Snooth Blog

Snooth User: Adam Levin

Snooth interviews Georgia Tsouti of Domaine Michel Gros, Vosne-Romanee, Burgundy

Posted by Adam Levin, Mar 9, 2009.

The other day I had the honor of interviewing Georgia Tsouti, who represents Domaine Michel Gros of Vosne-Romanee, Burgundy . We sat down and talked about the 2006 vintage for a few minutes and then I had the pleasure of tasting the '06 wines. I've worked with Georgia in the past so this was a great opportunity to catch up.

AL : Thanks for spending the time to sit down and talk before your tasting. Can you give me a brief background of yourself?
GT : My first harvest after completing my studies was in 1995 when I was hired as a trainee at Domaine Michel Gros. After working for the Domaine for 10 years, I decided to start my own marketing and export agency. Oenophilia was started in January 2007. For a list of domains I represent from France, Greece, and the USA, please look under the "Domaine" section of my new website -

AL : Can you give me a brief history of Domaine Michel Gros?
GT : The Gros family history starts with Alphonse Gros and his son Louis-Gustave. He was one of the first winegrowers to sell his wine in bottles directly to private customers. A price list from November 1868 lists Clos des Reas wines at 5 Francs a bottle for the 1858 vintage, 3.5 Francs for the 1861, and 2.5 for the 1854. He was also the person who bought 2 hectares of Richebourg in 1882. Over the years, various vineyards were added to the family's holdings. The holdings have been divided up over time as well, which is why there are now 4 individual Domaines bearing the name Gros in the marketplace. Michel made wine with his father Jean Gros from the time he finished his studies in 1975 until Jean retired and split up the Domaine among his children, Michel ( Domaine Michel Gros ), Anne-Francoise ( Domaine A.F. Gros ), and Bernard ( Domaine Gros Frere and Soeur ). Anne Gros is their cousin who owns Domaine Anne Gros .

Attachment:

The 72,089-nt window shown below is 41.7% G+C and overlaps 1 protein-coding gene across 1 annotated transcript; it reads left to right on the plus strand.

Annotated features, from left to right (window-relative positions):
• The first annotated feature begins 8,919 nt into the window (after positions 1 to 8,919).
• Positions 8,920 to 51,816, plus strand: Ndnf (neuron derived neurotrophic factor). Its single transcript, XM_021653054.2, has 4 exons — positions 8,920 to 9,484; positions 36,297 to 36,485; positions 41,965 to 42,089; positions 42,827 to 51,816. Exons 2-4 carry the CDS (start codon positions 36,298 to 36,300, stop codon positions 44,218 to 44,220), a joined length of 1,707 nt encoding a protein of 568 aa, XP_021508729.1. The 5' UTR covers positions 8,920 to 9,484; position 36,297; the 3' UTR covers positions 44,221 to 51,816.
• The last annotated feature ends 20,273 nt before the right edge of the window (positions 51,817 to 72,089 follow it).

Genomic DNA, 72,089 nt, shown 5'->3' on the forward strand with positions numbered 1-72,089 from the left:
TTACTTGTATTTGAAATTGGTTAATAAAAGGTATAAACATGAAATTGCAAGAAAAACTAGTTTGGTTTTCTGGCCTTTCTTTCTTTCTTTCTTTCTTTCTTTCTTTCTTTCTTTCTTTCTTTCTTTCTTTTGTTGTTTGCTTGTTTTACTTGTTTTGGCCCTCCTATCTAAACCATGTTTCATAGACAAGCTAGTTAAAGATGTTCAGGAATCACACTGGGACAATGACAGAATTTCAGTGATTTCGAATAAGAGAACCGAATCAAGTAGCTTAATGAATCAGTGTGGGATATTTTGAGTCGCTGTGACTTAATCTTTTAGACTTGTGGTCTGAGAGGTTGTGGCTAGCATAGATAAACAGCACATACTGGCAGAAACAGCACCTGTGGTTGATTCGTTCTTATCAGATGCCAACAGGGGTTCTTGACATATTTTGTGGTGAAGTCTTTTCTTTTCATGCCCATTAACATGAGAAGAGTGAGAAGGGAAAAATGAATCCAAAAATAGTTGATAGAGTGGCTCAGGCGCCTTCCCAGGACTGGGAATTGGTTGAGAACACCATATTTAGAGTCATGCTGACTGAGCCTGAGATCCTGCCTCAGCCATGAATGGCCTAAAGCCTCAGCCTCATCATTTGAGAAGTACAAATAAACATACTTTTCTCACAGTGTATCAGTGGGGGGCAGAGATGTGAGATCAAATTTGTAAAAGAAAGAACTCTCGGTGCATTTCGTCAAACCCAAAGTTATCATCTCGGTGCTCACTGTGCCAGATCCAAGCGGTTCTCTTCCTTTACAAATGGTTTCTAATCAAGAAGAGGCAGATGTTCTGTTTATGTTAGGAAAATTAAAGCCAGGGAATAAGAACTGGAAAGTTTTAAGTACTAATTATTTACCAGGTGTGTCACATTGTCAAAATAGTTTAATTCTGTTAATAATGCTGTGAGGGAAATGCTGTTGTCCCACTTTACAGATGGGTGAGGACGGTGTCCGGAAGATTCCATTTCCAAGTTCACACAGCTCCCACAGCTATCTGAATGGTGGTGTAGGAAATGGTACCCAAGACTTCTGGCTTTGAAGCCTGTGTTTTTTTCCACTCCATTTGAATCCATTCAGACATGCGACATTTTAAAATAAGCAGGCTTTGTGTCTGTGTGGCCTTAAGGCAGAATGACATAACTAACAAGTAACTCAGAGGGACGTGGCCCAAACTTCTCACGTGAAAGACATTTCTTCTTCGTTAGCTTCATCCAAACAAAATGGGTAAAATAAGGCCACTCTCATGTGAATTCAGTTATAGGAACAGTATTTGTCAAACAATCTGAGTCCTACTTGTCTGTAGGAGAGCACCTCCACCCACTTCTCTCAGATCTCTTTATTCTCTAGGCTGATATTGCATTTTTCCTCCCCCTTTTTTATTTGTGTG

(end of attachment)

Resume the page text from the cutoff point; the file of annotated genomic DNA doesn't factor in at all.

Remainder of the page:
AL : So what is going on with the 2006 vintage in the marketplace?
GT : It's always difficult to follow a high profile vintage such as 2005 with a good but typical Burgundian vintage. People bought a lot of 2005s at a very high price and then the economic panic happened. The 2005s arrived in the US in November of 2007 and then in March 2008 there were already barrel samples being tasted of the 2006. The barrel samples were forward and on the fruit. The 2005's went very quickly into dormancy so you can't open them now. They are closed and there is nothing to get from the nose or palate upon tasting. This makes for an awkward situation where people are demanding the wines from the big name vintage, but they can't be served right now. This is particularly difficult for the on-premise part of the trade.